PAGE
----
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  •   Conservative Group Accused Of Ties to White Supremacists

    By Thomas B. Edsall
    Washington Post Staff Writer
    Saturday, December 19, 1998; Page A08

    The Southern Poverty Law Center yesterday charged that the Council of Conservative Citizens (CCC), which has sponsored speeches by a number of prominent elected officials, is the "reincarnation of the infamous White Citizens Councils."

    In a report called "Sharks in the Mainstream," the center contended that "many members" of the CCC have ties to the Ku Klux Klan and the National Association for the Advancement of White People, both "openly white supremacist organizations." The White Citizens Councils and the KKK were the two major Southern organizations opposed to desegregation. The councils attracted members from local businesses, Chambers of Commerce and country governments.

    The CCC has hosted speeches by Senate Majority Leader Trent Lott (R-Miss.), Mississippi Gov. Kirk Fordice (R) and Rep. Robert L. Barr Jr. (R-Ga.).

    "The CCC has tried for years to pass itself off as a respectable, mainstream organization," said Joe Roy, director of the center's Intelligence Project. "But the fact is that this group is shot through with white supremacist views, members and political positions."

    The center provided material from the CCC's Web site that included a column by H. Millard, titled "Genocide and the Tan Everyman." Millard writes:

    "Those elites pushing for this neo-melting pot should leave their fou fou dining rooms and talk to their chef who will probably tell them that you can't throw every ingredient into the pot or the recipe will be ruined and what will emerge will just be a slimy brown mass of glop. . . . The problem for white people is that since they're only 10 percent of the humans on Earth, they are going to have to struggle mightily to survive the Neo-Melting Pot and avoid being part of the brown glop."

    Gordon Lee Baum, chief executive of the CCC and a former official of the Citizens Councils, said in an interview that many of the specific allegations in the center's report are wrong, including charges that he used the word "nigger" and that he attempted to recruit to the CCC's national board a leader of the fascist Aryan Nations.

    "I did not use the N word," Baum declared. He said he did meet briefly with Vince Reed, head of security for the Aryan Nations, but he disputed the center's claim that he invited Reed onto the CCC board.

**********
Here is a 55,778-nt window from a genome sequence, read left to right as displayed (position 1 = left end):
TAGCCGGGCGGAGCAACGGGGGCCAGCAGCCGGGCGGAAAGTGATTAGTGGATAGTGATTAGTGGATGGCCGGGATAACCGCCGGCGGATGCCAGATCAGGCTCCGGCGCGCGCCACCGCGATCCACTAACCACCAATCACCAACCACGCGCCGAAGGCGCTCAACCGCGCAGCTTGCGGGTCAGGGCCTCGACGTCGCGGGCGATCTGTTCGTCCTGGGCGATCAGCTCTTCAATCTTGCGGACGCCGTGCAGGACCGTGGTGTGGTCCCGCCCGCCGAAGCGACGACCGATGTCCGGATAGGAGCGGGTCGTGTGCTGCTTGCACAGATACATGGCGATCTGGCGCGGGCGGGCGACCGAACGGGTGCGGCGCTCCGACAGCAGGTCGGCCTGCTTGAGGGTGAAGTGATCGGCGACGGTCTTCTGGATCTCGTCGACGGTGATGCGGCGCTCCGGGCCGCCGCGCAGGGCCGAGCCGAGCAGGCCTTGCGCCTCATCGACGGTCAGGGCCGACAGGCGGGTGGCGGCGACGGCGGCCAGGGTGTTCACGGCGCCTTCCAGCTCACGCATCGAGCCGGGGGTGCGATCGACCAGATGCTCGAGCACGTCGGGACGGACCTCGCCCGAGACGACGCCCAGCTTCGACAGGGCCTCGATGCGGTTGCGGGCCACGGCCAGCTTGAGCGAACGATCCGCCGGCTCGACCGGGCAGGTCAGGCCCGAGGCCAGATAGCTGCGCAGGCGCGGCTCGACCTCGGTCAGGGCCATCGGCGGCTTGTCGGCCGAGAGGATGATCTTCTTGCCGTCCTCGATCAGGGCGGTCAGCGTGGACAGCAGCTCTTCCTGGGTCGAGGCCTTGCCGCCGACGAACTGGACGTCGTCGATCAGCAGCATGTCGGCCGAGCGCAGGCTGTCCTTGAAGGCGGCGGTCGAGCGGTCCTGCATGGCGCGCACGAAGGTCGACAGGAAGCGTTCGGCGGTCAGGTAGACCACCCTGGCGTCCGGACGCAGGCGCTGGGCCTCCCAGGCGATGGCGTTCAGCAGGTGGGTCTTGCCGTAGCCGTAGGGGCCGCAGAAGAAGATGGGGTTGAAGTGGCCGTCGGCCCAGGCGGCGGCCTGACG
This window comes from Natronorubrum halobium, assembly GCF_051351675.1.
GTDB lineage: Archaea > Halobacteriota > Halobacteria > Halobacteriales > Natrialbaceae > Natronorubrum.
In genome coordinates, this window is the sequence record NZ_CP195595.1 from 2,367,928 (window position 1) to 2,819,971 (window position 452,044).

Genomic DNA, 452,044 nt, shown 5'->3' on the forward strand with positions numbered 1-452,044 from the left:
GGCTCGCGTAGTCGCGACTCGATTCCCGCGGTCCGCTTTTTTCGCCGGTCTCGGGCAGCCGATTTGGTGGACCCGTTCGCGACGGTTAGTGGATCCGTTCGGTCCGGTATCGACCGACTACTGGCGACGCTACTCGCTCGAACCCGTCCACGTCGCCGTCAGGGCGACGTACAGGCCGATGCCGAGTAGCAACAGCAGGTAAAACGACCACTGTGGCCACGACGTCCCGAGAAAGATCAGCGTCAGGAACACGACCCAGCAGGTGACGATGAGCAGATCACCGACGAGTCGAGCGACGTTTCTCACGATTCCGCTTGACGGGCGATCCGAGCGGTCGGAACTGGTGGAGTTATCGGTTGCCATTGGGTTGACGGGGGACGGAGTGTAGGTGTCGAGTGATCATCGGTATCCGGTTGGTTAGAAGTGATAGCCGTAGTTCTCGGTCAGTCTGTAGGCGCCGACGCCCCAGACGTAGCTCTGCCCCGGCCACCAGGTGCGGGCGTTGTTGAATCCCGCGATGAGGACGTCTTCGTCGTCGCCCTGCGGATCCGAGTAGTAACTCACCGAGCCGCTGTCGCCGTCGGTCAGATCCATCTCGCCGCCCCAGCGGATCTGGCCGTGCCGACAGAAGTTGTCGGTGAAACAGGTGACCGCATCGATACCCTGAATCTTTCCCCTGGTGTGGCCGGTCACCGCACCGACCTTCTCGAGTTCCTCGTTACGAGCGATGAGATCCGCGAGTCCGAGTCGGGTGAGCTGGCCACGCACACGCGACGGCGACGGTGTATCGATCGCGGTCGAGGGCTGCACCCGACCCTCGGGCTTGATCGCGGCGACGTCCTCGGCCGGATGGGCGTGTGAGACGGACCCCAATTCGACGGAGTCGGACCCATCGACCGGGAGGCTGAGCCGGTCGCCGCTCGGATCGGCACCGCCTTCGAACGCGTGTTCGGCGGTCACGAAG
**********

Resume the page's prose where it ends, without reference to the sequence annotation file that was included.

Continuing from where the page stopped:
Baum said Reed, a "tattooed, hulking brute of a fellow," arrived at Baum's door in 1995 and asked to talk with him. Baum said he was very suspicious. "I told him what we were about" and, he said, stressed that any drive to achieve social change must be conducted "legally." Baum said the thought that he would invite Reed onto the CCC board is "laughable."

    The Southern Poverty Law Center, a controversial, liberal organization that tracks conservative militia and "patriotic" organizations, wrote in its report that the chairman of the Washington, D.C., chapter of the CCC, a man who calls himself Mark Cerr, is, in fact, Mark Cotterill.

    "Cotterill is well-known in Britain, which he left three years ago," the report said. "There, he was associated with the neo-fascist National Front and its successor the British National Party, as well as editor of a far-right periodical, Right Now. He also has been linked to the Ulster Defense Association."

    Cerr-Cotterill said this description is generally accurate, except that he did not edit Right Now. "They certainly do their homework," he said. Cerr-Cotterill said he uses a "pseudonym for political reasons": His boss and wife do not want his political activities publicly linked with his private and work lives.

    In a 1992 speech in Greenwood, Miss., Lott told CCC members: "The people in this room stand for the right principles and the right philosophy. Let's take it in the right direction, and our children will be the beneficiaries." Barr spoke on impeachment earlier this year at a CCC meeting in Charleston, S.C. Both Barr and Lott have since renounced the group and the racial views of many of its leaders.

    Baum complained about the portrayal of the CCC in recent press coverage. On the CCC's Web site, however, the group offers "greetings to all our new visitors who have discovered us thanks to the publicity provided Friday by The Washington Post. We are pleased to have the opportunity to get our message out to the American people. Our president, Gordon Baum, will be giving interviews in the print and broadcast media in the coming days."

    Cerr-Cotterill said that prior to the news stories, the Web site of Washington, D.C.'s Capital branch of the CCC had 4,000 "hits" in four months. During the last week alone, there have been 10,000 hits at the Web site, he said.

    © Copyright 1998 The Washington Post Company

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